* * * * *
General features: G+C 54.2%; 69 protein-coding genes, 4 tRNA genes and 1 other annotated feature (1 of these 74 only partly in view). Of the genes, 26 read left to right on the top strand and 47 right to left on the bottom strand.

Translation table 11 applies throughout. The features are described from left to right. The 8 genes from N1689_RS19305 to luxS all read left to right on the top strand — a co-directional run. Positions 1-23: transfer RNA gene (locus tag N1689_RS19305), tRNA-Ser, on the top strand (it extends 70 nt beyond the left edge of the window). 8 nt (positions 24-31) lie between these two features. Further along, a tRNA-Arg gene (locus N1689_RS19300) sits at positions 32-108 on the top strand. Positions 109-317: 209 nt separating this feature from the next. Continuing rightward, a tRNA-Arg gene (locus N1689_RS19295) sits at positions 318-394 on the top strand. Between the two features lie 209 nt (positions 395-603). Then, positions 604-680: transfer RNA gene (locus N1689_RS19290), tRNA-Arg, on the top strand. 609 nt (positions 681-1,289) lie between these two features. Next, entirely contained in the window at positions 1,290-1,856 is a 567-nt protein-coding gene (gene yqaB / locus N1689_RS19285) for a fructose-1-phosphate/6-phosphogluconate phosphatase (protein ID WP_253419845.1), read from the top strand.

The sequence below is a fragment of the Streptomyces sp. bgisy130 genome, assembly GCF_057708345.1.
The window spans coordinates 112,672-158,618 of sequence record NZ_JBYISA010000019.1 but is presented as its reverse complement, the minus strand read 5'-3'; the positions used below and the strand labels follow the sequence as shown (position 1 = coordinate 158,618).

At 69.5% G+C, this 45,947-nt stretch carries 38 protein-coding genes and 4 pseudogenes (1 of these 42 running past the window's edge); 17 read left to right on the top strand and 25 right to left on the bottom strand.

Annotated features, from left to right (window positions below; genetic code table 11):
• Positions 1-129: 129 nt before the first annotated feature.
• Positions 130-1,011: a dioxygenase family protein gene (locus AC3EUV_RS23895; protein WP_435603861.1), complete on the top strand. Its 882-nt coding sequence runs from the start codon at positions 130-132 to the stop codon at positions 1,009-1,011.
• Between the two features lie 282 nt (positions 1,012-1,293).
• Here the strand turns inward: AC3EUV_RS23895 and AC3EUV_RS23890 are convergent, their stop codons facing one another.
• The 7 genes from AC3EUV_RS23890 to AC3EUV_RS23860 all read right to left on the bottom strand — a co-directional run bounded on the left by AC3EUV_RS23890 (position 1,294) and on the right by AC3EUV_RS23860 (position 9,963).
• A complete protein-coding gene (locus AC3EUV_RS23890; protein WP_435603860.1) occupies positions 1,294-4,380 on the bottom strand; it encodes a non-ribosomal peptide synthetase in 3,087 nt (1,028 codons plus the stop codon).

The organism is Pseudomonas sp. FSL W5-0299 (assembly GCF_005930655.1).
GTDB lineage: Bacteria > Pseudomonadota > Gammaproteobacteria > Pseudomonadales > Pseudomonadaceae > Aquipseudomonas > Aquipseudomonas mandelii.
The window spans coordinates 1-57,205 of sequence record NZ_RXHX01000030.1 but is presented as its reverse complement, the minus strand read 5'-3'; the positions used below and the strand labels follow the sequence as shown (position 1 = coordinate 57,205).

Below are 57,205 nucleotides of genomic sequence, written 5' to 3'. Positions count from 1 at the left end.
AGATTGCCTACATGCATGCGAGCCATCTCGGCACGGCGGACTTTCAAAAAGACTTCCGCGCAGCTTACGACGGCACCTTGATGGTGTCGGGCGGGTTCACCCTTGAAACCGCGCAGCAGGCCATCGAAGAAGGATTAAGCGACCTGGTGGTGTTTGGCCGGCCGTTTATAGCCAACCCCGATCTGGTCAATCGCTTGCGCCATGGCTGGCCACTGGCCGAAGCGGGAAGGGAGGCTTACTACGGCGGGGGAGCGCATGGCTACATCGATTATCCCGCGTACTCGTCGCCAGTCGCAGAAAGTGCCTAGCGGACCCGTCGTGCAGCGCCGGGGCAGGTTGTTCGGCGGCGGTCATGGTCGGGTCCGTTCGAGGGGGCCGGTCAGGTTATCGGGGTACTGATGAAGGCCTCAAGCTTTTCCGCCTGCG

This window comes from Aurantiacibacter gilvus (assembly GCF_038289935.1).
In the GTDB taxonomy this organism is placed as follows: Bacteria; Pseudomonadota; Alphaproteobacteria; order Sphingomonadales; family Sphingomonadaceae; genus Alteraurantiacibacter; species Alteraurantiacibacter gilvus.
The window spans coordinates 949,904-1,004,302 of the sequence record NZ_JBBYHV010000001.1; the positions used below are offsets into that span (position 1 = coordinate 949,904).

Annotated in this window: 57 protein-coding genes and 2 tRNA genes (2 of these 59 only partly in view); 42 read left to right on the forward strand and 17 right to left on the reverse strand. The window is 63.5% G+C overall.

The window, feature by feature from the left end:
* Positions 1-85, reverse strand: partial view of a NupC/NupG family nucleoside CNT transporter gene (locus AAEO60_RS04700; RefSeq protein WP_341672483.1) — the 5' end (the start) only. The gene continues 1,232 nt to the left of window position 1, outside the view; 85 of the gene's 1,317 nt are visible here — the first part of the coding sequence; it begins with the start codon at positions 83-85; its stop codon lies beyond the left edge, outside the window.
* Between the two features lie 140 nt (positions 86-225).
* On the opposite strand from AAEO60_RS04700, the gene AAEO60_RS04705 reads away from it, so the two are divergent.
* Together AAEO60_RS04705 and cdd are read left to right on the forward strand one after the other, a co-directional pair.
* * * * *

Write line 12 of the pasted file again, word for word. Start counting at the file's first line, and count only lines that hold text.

• A complete protein-coding gene (locus AC3EUV_RS23890; protein WP_435603860.1) occupies positions 1,294-4,380 on the bottom strand; it encodes a non-ribosomal peptide synthetase in 3,087 nt (1,028 codons plus the stop codon).